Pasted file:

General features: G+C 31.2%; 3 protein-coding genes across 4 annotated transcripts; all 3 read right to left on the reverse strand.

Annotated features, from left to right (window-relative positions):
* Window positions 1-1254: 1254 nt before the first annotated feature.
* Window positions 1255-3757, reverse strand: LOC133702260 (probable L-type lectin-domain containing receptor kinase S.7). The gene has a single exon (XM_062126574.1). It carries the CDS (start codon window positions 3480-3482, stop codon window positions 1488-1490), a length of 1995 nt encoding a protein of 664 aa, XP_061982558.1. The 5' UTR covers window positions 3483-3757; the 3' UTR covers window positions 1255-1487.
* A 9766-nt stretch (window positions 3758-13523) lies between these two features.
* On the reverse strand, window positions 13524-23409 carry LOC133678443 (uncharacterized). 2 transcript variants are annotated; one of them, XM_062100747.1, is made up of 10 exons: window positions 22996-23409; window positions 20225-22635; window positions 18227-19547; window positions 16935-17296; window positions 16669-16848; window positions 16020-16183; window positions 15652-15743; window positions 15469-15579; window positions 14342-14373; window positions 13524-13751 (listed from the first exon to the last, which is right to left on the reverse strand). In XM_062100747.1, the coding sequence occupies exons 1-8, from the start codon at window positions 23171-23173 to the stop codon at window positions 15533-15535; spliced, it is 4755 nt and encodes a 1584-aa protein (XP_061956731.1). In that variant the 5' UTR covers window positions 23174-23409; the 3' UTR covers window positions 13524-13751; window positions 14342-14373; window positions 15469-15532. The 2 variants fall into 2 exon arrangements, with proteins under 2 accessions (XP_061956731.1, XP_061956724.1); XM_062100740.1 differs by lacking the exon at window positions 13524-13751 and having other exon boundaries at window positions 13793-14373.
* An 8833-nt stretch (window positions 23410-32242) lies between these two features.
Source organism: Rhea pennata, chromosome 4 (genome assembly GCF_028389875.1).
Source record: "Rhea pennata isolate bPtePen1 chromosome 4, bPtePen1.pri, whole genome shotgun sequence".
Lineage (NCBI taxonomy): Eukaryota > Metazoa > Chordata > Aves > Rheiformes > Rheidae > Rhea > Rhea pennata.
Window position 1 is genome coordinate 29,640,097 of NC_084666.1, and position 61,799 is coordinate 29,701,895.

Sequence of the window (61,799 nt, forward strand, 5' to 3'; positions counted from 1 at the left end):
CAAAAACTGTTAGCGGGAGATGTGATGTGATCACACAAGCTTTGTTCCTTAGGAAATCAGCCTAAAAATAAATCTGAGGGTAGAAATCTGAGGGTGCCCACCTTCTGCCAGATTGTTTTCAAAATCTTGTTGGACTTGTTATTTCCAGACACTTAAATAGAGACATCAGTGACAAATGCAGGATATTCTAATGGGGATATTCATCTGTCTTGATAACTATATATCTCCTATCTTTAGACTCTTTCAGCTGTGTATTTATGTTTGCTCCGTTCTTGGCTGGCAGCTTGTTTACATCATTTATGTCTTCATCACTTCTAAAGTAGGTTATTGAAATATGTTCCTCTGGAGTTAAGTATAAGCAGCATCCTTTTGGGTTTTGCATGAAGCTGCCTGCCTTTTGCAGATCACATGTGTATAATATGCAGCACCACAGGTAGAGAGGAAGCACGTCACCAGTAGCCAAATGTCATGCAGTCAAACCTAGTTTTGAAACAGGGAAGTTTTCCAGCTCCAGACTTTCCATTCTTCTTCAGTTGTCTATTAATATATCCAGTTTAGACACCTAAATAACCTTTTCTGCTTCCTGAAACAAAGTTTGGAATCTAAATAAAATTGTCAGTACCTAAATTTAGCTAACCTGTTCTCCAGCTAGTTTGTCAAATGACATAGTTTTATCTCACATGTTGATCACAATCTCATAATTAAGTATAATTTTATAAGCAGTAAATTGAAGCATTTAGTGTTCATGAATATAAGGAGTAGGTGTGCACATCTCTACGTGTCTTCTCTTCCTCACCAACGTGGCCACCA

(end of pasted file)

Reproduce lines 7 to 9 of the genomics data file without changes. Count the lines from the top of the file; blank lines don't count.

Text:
* An 8833-nt stretch (window positions 23410-32242) lies between these two features.
Source organism: Rhea pennata, chromosome 4 (genome assembly GCF_028389875.1).
Source record: "Rhea pennata isolate bPtePen1 chromosome 4, bPtePen1.pri, whole genome shotgun sequence".